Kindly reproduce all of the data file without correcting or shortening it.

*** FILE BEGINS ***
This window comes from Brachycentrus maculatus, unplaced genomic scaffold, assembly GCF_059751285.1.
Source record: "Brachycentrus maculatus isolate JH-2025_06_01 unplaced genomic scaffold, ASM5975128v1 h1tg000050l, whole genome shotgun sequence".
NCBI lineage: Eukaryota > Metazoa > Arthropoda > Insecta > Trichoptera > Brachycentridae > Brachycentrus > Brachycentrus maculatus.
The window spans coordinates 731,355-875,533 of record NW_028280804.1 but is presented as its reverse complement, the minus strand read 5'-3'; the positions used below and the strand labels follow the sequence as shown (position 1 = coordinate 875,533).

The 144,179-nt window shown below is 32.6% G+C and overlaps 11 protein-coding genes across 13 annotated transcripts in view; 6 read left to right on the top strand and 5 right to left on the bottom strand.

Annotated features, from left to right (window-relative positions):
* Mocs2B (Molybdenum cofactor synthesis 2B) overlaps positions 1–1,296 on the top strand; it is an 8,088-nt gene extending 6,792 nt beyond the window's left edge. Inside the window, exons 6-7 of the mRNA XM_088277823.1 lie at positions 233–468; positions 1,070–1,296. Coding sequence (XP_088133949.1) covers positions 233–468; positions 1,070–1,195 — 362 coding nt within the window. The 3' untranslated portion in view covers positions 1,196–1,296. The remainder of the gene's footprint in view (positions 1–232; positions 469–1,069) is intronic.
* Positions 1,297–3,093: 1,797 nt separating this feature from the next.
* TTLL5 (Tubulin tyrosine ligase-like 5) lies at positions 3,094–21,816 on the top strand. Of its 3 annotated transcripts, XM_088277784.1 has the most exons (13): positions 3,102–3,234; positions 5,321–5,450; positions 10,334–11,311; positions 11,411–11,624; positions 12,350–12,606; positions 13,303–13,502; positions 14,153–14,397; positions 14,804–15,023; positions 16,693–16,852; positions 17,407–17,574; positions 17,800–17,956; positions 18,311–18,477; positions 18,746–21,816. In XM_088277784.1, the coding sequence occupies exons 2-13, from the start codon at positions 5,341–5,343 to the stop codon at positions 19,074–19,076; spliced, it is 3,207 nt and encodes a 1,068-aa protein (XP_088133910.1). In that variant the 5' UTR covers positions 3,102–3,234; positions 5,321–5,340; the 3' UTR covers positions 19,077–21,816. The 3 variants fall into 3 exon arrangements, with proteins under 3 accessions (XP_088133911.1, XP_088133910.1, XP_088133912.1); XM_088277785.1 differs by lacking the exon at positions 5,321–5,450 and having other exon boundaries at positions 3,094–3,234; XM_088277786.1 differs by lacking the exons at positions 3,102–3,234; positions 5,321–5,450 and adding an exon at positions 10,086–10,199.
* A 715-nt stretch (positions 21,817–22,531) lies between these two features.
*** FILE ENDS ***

This window comes from Brachycentrus maculatus, unplaced genomic scaffold, assembly GCF_059751285.1.
Source record: "Brachycentrus maculatus isolate JH-2025_06_01 unplaced genomic scaffold, ASM5975128v1 h1tg000050l, whole genome shotgun sequence".
NCBI lineage: Eukaryota > Metazoa > Arthropoda > Insecta > Trichoptera > Brachycentridae > Brachycentrus > Brachycentrus maculatus.
The window spans coordinates 731,355-875,533 of record NW_028280804.1 but is presented as its reverse complement, the minus strand read 5'-3'; the positions used below and the strand labels follow the sequence as shown (position 1 = coordinate 875,533).

The 144,179-nt window shown below is 32.6% G+C and overlaps 11 protein-coding genes across 13 annotated transcripts in view; 6 read left to right on the top strand and 5 right to left on the bottom strand.

Annotated features, from left to right (window-relative positions):
* Mocs2B (Molybdenum cofactor synthesis 2B) overlaps positions 1–1,296 on the top strand; it is an 8,088-nt gene extending 6,792 nt beyond the window's left edge. Inside the window, exons 6-7 of the mRNA XM_088277823.1 lie at positions 233–468; positions 1,070–1,296. Coding sequence (XP_088133949.1) covers positions 233–468; positions 1,070–1,195 — 362 coding nt within the window. The 3' untranslated portion in view covers positions 1,196–1,296. The remainder of the gene's footprint in view (positions 1–232; positions 469–1,069) is intronic.
* Positions 1,297–3,093: 1,797 nt separating this feature from the next.
* TTLL5 (Tubulin tyrosine ligase-like 5) lies at positions 3,094–21,816 on the top strand. Of its 3 annotated transcripts, XM_088277784.1 has the most exons (13): positions 3,102–3,234; positions 5,321–5,450; positions 10,334–11,311; positions 11,411–11,624; positions 12,350–12,606; positions 13,303–13,502; positions 14,153–14,397; positions 14,804–15,023; positions 16,693–16,852; positions 17,407–17,574; positions 17,800–17,956; positions 18,311–18,477; positions 18,746–21,816. In XM_088277784.1, the coding sequence occupies exons 2-13, from the start codon at positions 5,341–5,343 to the stop codon at positions 19,074–19,076; spliced, it is 3,207 nt and encodes a 1,068-aa protein (XP_088133910.1). In that variant the 5' UTR covers positions 3,102–3,234; positions 5,321–5,340; the 3' UTR covers positions 19,077–21,816. The 3 variants fall into 3 exon arrangements, with proteins under 3 accessions (XP_088133911.1, XP_088133910.1, XP_088133912.1); XM_088277785.1 differs by lacking the exon at positions 5,321–5,450 and having other exon boundaries at positions 3,094–3,234; XM_088277786.1 differs by lacking the exons at positions 3,102–3,234; positions 5,321–5,450 and adding an exon at positions 10,086–10,199.
* A 715-nt stretch (positions 21,817–22,531) lies between these two features.